Returning Home

The wind still continues its course, my child,while the faraway rain tries to connect with the nearby clouds. Drops of sunlight are falling down so that Earth can see the blue sky.

As for myself, I am still coming and going with ease, being and non-being, coming and going are not my concern. On your way home, my child, let your steps be solid and free. There is no waxing, no waning, there is only a moon.

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"On your way home, my child, let your steps be solid and free." This is your practice. In Vietnamese we use the word, ve, meaning, "coming home" or "returning." The way of practice lies within this word, "returning home." Returning here means to give up your wandering and searching. Returning here means that we have seen our path. Returning here is to return home, to come home to the island of yourself, to come home to your true nature. Returning here means to come home to our ancestors, to our homeland, to our parents, to our teachers, to the true Dharma, to the Sangha. The homeland is where there is love, understanding, warmth, and peace. Returning here also means to return to our descendants. If we don't return to our children and our grandchildren they will feel abandoned. We ourselves will also feel abandoned. My child, you can read the chapter speaking of the King Tran Thai Tong, the Bamboo Forest Master, in the first volume of The History of Vietnamese Buddhism. The King described his practice as returning home, "coming back to myself in freedom." You don't have to hurry because according to our practice each step can bring us home. We only need to make one step in order to arrive home.

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"We have been going against the stream of our true nature for a long time. We have been floating on the sea of suffering, drifting on the river of illusion." These two phrases are from the sutra Quy Mang. These two phrases call us to wake up, to return home to ourselves. With each step taken in freedom you return home, in each minute, in each second. This practice brings happiness, peace, joy and freedom. These elements are nourishing you, are nourishing the Sangha, are nourishing Thay, are nourishing our parents, our ancestors and our descendants.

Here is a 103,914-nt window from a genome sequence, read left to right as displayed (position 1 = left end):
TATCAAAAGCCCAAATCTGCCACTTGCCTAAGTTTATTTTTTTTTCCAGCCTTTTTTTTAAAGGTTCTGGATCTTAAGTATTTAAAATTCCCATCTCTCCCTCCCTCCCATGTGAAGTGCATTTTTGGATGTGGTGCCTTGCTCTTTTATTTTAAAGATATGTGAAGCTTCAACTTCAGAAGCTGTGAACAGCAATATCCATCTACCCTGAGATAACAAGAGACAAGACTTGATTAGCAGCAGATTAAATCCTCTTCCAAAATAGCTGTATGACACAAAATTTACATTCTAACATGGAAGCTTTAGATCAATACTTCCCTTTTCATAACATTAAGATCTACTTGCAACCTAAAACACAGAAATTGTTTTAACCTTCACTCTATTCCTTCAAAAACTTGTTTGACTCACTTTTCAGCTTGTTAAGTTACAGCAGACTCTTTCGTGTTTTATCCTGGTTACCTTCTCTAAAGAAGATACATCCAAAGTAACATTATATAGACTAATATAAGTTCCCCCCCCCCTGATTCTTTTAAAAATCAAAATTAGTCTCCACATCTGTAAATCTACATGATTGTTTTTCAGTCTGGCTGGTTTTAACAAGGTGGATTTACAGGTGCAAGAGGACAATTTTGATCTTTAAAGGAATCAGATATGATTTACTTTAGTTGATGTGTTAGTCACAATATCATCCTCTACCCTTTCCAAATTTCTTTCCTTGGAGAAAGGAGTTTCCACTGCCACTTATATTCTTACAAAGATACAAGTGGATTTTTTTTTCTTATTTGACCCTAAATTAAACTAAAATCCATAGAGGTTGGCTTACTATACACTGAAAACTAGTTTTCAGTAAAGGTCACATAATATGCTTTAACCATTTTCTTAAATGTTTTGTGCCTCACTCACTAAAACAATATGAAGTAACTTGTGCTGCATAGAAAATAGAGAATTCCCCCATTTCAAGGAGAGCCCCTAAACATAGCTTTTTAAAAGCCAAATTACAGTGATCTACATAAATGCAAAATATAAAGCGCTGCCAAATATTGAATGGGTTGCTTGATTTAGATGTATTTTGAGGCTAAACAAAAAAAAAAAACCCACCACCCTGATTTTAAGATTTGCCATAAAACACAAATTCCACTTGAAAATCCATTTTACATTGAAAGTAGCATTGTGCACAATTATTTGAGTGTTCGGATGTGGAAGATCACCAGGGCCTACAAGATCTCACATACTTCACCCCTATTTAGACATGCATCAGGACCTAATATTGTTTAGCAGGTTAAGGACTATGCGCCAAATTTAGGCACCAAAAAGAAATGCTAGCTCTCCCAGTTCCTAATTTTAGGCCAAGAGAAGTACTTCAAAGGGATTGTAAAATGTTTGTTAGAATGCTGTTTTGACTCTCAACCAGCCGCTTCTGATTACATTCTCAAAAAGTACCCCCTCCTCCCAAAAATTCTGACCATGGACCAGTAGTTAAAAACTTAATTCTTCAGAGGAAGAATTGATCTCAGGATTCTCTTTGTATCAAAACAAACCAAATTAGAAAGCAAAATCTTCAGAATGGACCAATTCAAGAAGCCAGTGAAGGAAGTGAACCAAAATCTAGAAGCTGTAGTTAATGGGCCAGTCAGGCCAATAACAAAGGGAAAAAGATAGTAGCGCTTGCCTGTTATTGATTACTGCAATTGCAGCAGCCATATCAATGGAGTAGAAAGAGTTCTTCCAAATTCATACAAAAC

The practice of Thay is no different. "As for myself, I am still coming and going with ease." As long as Thay is still coming, going and moving around with freedom, then Thay is still a place of refuge for all of you. Wllen you are still coming back to yourself with each step taken in freedom then you are still a place of refuge and you are still Thay's continuation. Looking outside we may be caught in the play of light and shadow on the moon, making it appear to wax and to wane. But seeing into its true nature, we know the moon is always full. The concepts of appearance and disappearance do not affect the moon. "There is no waxing, no waning, there is only a moon."

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